SetEquipmentStatusToOff.cs

 

In the example above we can see  structure of timer the function. We needed to define:

  • Name of the function  (SetEquipmentStatusToOff)
  • Trigger type with configuration (TimerTrigger(“0 0/1 * 1/1 * *”)), cron expression
  • Body of the function is business logic

Input setup of MessageRouter looks like below

 

MessageRouter.cs setup

 

We can see that MessageRouter have more complex setup then timer function but idea is still the same. We need to define our trigger and bindings in the input parameters of the methods and in the body we will define the correlation. This behavior gave us commodity to not worry about  connection and how to subscribe to the changes in the queue.

Is everything that great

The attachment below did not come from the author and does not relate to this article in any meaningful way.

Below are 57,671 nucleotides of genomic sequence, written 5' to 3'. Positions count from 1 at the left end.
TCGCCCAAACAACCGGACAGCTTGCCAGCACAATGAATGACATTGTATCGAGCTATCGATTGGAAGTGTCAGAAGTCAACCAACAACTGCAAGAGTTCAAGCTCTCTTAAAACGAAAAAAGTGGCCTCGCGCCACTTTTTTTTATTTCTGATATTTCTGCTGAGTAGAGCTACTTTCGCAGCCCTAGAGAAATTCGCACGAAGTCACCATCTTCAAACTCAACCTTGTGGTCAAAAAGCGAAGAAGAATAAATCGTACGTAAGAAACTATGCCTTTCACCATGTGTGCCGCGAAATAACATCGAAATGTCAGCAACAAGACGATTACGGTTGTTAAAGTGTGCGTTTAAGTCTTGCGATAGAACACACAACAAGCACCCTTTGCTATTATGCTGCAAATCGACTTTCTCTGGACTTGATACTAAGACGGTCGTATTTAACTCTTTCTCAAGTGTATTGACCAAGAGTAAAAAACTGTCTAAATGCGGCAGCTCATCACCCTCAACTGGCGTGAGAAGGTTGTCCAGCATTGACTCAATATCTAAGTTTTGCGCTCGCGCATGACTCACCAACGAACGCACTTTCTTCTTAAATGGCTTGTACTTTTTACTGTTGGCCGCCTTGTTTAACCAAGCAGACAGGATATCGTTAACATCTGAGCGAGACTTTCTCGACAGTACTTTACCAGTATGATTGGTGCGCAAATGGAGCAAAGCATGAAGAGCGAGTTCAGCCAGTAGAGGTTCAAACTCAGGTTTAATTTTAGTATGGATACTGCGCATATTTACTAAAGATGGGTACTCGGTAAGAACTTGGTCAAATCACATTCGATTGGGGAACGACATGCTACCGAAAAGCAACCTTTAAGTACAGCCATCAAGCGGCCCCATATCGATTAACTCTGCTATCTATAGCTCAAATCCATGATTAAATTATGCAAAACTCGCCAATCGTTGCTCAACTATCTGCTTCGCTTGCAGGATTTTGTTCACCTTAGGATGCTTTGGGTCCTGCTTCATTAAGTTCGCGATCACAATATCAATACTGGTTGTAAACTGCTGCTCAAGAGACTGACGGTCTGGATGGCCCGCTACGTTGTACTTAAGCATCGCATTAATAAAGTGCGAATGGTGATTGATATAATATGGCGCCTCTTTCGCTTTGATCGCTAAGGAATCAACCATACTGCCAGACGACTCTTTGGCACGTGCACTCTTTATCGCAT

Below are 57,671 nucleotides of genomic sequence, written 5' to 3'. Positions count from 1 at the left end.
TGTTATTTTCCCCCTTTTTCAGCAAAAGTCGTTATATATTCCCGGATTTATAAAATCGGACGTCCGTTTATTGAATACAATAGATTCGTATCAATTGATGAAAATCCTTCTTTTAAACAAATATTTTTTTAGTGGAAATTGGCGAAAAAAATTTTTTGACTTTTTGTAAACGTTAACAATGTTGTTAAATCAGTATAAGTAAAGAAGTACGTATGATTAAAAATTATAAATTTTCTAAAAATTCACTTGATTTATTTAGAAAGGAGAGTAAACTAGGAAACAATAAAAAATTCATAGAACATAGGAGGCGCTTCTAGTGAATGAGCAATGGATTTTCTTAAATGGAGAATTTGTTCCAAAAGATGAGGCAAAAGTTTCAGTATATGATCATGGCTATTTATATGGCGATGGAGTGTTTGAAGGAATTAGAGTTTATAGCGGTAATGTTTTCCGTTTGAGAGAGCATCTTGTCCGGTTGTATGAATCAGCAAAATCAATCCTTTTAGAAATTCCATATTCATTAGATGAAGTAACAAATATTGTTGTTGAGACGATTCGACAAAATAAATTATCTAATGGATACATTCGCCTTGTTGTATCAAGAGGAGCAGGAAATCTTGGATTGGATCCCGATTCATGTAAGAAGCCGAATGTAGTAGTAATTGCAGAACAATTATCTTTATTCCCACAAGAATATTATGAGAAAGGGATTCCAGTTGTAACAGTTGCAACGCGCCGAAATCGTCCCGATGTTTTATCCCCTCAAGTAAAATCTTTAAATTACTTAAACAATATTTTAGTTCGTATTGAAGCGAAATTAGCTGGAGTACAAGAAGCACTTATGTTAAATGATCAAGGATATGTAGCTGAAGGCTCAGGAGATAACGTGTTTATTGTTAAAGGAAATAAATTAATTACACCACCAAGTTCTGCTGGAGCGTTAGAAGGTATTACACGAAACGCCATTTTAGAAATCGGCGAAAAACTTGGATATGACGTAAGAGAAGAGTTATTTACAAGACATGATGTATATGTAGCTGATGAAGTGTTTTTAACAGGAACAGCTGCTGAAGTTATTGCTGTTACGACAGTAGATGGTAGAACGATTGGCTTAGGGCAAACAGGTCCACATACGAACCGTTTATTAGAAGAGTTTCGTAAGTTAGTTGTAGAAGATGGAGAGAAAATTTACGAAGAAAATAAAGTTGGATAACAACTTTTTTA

In the time of writing this blog Azure Functions are supporting .Net Standard and .net Core version is in the preview status. One of the downsides is that dependency injection by framework is not available (will be in the .net core version).  This gave us some limitations with unit testing and we have put more focus on the integration tests.

Since Azure functions support a lot of different triggers and bindings it necessary to mention that every of those have certain details that are different then others and this brings some learning curve.

Conclusion

Microsoft provided great tools for local testing and developing. There was no surprises between run on local development and on Azure.  All developers were able really quickly to understand and use Azure functions. We were able to focus on developing business features which gave us some speed in product development. Key part of processing crane messages was able to be enough performant and resilient to fulfill our standards.

With all this benefits we can say that we didn’t regret for choosing Azure Functions to be part of our solution.